...Petraeus is at odds with former admirers, who say that immediate military action is necessary to stabilize the country. The retired general warned Wednesday that the political conditions now in Iraq mean that military intervention would falter because both sides would perceive the United States as favoring one religious faction against another rather than as squashing terrorism alone. "This cannot be the United States being the air force for Shia militias, or a Shia on Sunni Arab fight," he said at a London conference. That aligns with President Barack Obama's assessment that any military engagement must be conditioned on a political plan that would form a national unity government aimed at healing long-standing wounds between the clashing sectarian groups.
Last week, Sen. John McCain (R-Ariz.) called on President Obama to fire his entire national security team -- including military leaders like Gen. Martin Dempsey, the chairman of the Joint Chiefs of Staff. Who would McCain prefer? The senator wants David Petraeus back.
Petraeus, of course, was a four-star Army general who led U.S. forces during the 2007 surge. In 2010, Obama appointed him the head of U.S. forces in Afghanistan, and a year later, the president put Petraeus in charge of the CIA. He resigned a year later following an adulterous affair.
And now, at least some Republicans like the idea of bringing Petraeus out of retirement. At the risk of raining on the GOP's parade, it's probably worth remembering that the retired general doesn't actually agree with them.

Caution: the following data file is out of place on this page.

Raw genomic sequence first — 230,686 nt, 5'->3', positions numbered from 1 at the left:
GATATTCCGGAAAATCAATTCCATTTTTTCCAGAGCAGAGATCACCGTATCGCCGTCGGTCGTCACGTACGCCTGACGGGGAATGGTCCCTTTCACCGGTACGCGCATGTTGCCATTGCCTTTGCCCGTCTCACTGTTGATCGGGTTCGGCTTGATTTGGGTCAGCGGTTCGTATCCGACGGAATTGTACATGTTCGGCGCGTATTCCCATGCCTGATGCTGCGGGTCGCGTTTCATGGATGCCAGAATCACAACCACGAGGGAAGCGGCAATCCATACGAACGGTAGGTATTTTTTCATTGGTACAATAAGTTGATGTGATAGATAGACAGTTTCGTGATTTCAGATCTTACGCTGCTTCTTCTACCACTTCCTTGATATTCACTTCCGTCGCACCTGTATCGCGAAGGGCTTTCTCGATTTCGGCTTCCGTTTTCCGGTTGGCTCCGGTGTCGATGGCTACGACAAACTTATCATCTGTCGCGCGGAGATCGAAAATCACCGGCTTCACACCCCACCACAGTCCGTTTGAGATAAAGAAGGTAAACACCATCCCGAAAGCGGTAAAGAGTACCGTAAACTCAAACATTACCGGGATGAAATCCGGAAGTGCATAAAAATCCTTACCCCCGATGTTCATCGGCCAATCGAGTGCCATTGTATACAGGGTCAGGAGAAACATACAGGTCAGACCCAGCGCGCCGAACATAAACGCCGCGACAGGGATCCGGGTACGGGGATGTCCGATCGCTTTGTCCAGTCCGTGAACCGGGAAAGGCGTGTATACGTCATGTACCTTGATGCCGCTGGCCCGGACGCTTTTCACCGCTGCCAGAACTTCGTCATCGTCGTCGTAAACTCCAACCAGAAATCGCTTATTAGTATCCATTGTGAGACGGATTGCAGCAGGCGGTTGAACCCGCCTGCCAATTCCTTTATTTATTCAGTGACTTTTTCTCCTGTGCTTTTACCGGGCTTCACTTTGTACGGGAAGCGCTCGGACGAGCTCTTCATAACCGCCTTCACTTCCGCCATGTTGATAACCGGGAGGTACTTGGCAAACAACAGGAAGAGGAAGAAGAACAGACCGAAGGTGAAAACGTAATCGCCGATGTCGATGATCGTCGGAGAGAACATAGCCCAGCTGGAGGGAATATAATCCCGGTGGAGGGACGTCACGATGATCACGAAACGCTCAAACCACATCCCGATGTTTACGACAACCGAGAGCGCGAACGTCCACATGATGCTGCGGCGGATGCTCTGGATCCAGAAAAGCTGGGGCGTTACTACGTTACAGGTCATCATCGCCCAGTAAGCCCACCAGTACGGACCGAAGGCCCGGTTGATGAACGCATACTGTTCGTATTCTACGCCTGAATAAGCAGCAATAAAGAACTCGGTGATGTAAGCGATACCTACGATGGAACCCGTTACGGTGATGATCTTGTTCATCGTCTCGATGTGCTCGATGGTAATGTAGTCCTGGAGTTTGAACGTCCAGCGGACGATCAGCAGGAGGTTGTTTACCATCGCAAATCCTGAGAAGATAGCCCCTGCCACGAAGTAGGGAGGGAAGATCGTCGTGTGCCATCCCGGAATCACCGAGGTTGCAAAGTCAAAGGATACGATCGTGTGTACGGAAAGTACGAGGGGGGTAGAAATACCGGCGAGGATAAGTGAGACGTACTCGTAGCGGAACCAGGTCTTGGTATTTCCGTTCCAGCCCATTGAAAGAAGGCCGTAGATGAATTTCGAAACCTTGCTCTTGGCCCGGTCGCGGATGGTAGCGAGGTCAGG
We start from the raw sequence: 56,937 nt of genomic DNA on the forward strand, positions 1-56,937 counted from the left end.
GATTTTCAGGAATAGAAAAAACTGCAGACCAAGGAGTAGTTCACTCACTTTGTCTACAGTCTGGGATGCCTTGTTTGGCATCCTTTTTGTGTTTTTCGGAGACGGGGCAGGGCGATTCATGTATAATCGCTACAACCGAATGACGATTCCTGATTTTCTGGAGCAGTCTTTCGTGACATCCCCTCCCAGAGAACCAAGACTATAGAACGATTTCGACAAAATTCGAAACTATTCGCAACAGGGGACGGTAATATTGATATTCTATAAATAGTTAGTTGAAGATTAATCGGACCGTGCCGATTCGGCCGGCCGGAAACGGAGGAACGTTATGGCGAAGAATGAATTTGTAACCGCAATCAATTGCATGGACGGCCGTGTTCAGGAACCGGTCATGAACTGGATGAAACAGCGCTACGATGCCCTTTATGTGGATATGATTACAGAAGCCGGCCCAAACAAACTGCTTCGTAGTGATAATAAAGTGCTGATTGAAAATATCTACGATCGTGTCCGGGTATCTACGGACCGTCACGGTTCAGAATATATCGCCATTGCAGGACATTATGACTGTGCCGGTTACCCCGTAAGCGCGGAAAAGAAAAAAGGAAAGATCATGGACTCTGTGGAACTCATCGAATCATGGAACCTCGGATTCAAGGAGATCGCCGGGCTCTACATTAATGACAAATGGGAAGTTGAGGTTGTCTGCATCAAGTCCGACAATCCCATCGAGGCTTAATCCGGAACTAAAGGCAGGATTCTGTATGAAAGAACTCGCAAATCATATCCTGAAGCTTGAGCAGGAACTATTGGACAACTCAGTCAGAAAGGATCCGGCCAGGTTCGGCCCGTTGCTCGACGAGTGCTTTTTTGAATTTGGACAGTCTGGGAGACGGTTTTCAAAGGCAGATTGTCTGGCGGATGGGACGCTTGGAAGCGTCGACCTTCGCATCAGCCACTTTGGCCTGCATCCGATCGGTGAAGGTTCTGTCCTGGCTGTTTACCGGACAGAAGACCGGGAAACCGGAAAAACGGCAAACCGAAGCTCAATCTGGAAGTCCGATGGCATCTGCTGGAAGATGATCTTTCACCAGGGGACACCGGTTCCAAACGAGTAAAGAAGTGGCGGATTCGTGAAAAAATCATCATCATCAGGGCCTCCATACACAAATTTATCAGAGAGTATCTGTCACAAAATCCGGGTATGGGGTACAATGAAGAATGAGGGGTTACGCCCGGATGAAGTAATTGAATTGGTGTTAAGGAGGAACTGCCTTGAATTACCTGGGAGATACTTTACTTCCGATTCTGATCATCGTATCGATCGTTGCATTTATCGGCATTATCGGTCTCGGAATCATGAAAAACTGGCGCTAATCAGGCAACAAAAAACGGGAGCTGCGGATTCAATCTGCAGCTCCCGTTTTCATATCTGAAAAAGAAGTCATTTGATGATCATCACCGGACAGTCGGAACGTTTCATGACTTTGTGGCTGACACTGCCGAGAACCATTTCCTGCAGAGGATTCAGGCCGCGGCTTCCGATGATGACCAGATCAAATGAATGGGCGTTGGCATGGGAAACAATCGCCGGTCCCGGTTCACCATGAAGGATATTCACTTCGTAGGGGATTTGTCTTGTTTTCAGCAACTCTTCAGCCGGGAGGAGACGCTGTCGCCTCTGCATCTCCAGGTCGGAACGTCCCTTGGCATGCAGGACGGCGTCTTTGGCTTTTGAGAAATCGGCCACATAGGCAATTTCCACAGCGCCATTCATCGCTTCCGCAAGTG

This isn't the first time Petraeus has disagreed with his most enthusiastic conservative admirers.
David Petraeus endorsed negotiating and cutting deals with terrorists. Republicans now condemn such activities.
David Petraeus agrees with Obama about the importance of closing the detention facility at Guantanamo Bay. Republicans, including some who used to agree with Obama and Petraeus, now believe the prison must remain open indefinitely, regardless of the cost or consequences.
David Petraeus has, more than once, rejected Republican conspiracy theories surrounding Benghazi, to the occasional consternation of GOP lawmakers.
Maybe Republicans should find a new hero? Whatever Petraeus' partisan or ideological beliefs, he seems to be siding with President Obama an awful lot on the questions that matter most to the GOP.